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Talking Point: We are all connected, turn to the light not the darkness

The below article was first published in The Mercury on 22 April 2020.

BHAGAVAN ZHI-JI VIMALAKIRTI WANG XIN DE reflects on his search for hope and optimism

Supplied image (source: The Mercury)

THE 16th of April of this year marked my 31st anniversary of disseminating Dharma abroad.

On April 11, I was fortunate enough to become associated with someone I have never met: a journalist from Scotland, Charles Wooley. His article has prompted some contemplation (Mercury, April 18).

First, to clarify, neither I nor my organisation shipped any personal protective equipment — including face masks — from Tasmania to China. Having clarified those claims, I would like to also take this opportunity to reflect on how the world has changed in a mere few months, and how I’ve searched for optimism and hope amid darkness.

At this moment in time, all of mankind is facing the test of unprecedented natural disasters, and has encountered the most difficult thus far: novel coronavirus, COVID-19.

The virus is causing many thousands of people in many countries to fall ill, and has even resulted in rapid death for some. We must take it seriously. These incidences make us realise that people and people are a non-connected whole; people and nature are a non-connected whole; and countries and countries are a non-connected whole. We are all connected as one entity, albeit not physically.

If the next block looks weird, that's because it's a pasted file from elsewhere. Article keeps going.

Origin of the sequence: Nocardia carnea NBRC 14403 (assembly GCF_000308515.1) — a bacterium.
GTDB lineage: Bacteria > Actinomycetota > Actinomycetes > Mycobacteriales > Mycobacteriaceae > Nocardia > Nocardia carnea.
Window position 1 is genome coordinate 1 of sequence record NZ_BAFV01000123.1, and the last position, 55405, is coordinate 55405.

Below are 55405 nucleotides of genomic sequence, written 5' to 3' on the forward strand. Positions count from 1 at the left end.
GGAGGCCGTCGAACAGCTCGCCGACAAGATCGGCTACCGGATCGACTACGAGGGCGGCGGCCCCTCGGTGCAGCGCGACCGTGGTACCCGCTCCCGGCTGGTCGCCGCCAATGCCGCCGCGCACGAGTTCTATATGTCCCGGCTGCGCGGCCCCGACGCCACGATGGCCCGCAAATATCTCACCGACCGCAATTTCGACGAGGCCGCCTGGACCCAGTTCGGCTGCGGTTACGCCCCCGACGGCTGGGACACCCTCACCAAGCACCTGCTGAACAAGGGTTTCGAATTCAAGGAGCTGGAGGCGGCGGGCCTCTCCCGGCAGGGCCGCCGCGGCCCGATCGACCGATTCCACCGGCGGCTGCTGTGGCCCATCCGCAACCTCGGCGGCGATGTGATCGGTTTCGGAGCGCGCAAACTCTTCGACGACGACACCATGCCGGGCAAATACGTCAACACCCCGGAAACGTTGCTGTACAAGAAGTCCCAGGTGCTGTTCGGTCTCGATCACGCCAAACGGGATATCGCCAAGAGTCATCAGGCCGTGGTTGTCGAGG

To overcome this crisis, as a Buddhist, all of us need selfless compassion, mercy, wisdom, sympathy, great love, spiritual thoughts which transcend boundaries, and to cherish the deep Dharma nature embedded within each of us. I would be very relieved if someone can see and sympathise with this perspective.

However, this form of COVID-19 is bringing a new way of life to our world, and it makes this a challenging era for us humans. The virus affects us all on multiple levels.

The operation of the entire country has had to change, and this affects the way of life of our families and, more broadly, the activities of our communities. The Tasmanian Chinese Buddhist Academy of Australia is grateful to all medical professionals and frontline medical staff for confronting this problem, and for their selfless sacrifice and tireless efforts in ensuring the safety of the Australian and Tasmanian communities.

We are also thankful for all workers in other essential services, for continuing to ensure communities operate as close to normal as possible.

As I wrote earlier, these challenging times highlight how, as citizens of this world, we are connected to each other in some way or form.

We watch out for each other; we are ultimately one. We are, and should be, deeply grateful for the solidarity shown by many selfless people; for their support and contribution to research and general assistance during this COVID-19 challenge.

In trying times such as the present, it is important that we remember the spiritual universe is always in balance. When there is positive energy, there must be negative energy; when there is light, there will be darkness. Uncertain times call for us to be active, to be patient, and together we will persevere and fight to the end.

We should embody the compassion and wisdom of the ultimate kindness of the Dharma, and show sympathy and compassion to those who, unfortunately, have been suffering.

We use the wisdom of Buddhist Dharma to recognise that while all the changes are happening around us, we must remind ourselves not to let the negativity and darkness of the few cloak the enthusiasm and light of the many.

Let the Buddha’s light guide you and help you find your way. Pray that Buddha will bless us all!

Thank you, my friend Charles Wooley — whom I have never met — for triggering my thoughts.

I welcome and thank all friends who share this article.

Om Mani Padme Hung!

Bhagavan Zhi-Ji Vimalakirti Wang Xin De is president of the Tasmanian Chinese Buddhist Academy of Australia.

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